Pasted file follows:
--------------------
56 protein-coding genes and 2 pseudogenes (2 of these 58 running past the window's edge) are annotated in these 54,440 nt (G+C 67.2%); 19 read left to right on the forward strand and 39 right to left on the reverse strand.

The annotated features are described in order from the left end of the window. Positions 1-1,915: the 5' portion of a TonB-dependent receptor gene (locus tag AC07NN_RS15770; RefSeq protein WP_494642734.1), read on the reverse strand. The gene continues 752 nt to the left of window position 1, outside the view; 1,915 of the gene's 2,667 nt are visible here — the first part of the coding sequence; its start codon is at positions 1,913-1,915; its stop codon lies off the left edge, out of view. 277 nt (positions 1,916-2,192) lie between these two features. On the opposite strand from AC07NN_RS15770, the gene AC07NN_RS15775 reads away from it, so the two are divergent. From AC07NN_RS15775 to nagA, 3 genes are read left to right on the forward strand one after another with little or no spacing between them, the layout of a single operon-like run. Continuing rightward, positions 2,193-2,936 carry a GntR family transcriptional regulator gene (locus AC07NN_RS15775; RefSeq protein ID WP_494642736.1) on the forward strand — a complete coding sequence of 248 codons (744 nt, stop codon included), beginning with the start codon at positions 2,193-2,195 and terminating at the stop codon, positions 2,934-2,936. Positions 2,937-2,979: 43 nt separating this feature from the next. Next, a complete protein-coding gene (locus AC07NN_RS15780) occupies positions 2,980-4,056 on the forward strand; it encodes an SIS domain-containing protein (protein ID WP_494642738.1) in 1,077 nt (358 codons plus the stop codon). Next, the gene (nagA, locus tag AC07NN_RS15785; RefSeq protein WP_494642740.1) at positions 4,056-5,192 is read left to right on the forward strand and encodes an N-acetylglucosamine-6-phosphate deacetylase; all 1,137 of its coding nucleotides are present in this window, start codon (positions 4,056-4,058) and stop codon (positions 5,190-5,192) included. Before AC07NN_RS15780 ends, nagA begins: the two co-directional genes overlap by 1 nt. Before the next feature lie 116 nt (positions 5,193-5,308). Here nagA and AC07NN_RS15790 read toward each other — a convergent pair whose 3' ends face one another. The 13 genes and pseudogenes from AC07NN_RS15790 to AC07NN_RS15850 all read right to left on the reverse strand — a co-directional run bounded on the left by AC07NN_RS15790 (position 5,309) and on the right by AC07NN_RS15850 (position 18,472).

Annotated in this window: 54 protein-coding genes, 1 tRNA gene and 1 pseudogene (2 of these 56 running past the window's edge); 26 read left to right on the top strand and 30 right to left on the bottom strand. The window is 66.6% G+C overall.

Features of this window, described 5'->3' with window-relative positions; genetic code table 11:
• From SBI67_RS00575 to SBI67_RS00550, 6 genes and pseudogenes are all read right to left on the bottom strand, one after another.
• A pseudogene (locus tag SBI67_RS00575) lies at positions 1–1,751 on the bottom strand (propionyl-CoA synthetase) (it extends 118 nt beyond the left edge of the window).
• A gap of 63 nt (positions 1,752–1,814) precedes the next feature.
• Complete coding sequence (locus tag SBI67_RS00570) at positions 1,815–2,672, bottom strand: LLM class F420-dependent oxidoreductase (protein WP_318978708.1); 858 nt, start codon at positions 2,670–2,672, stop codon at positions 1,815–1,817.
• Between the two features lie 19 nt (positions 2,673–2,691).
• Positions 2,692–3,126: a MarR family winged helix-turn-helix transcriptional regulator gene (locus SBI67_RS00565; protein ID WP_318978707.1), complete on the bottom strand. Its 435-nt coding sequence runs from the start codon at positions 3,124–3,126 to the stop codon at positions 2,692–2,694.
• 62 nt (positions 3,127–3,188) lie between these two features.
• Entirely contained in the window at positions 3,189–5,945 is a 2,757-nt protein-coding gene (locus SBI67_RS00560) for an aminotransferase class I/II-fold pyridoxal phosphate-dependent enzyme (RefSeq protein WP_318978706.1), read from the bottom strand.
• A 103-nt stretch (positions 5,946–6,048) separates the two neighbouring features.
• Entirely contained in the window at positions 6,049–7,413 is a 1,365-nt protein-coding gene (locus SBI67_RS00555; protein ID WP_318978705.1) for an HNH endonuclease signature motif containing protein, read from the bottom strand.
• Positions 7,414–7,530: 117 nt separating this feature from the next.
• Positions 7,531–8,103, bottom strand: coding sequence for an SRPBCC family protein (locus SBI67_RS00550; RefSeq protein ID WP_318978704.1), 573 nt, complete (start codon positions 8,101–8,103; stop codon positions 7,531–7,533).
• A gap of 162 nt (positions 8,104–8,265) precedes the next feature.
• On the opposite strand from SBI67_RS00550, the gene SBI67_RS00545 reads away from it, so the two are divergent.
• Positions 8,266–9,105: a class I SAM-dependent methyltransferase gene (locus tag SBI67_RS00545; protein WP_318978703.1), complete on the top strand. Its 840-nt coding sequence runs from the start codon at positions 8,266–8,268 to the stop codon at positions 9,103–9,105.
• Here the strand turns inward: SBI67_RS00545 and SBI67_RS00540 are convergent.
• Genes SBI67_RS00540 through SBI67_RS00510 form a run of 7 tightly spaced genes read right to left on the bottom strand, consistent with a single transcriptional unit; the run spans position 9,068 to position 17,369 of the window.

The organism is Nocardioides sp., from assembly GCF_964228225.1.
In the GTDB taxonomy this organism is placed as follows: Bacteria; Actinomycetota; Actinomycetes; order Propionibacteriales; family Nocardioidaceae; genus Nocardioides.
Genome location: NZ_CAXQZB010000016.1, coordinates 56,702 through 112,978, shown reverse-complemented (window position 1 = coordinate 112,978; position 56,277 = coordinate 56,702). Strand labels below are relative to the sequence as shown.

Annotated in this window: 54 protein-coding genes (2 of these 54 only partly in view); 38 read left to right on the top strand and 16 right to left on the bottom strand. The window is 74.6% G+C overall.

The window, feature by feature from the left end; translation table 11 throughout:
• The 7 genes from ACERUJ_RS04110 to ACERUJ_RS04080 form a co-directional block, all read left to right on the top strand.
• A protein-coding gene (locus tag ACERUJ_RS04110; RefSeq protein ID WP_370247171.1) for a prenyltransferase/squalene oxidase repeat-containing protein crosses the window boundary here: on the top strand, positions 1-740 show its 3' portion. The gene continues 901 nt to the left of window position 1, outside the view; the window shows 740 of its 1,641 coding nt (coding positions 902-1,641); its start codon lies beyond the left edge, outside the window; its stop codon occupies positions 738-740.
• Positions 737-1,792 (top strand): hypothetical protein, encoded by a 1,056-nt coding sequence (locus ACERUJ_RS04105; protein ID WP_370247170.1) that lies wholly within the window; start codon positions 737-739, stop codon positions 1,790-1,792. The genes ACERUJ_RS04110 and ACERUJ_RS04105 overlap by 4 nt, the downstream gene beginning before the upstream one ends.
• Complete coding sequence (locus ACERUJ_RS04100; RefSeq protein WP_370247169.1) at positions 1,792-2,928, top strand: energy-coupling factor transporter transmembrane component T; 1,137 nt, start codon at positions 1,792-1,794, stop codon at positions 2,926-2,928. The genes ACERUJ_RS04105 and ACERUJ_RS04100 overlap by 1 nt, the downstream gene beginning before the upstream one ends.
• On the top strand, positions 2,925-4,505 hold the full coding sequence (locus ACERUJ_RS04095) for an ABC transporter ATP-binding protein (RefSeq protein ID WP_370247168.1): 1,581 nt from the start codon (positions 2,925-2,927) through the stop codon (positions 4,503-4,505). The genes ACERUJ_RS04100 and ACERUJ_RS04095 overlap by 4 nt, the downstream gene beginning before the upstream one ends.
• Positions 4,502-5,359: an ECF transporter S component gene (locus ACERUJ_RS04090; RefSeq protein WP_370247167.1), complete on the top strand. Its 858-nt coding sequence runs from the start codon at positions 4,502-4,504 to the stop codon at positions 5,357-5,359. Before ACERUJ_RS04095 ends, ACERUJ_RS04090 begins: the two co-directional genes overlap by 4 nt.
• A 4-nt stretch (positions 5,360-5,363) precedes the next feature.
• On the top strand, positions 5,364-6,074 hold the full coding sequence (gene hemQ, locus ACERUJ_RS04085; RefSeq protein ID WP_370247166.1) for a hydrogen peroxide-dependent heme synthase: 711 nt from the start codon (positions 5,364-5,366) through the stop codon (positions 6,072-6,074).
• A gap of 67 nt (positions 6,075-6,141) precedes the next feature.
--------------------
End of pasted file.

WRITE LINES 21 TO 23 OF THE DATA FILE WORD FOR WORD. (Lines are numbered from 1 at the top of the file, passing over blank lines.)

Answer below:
• Genes SBI67_RS00540 through SBI67_RS00510 form a run of 7 tightly spaced genes read right to left on the bottom strand, consistent with a single transcriptional unit; the run spans position 9,068 to position 17,369 of the window.

The organism is Nocardioides sp., from assembly GCF_964228225.1.
In the GTDB taxonomy this organism is placed as follows: Bacteria; Actinomycetota; Actinomycetes; order Propionibacteriales; family Nocardioidaceae; genus Nocardioides.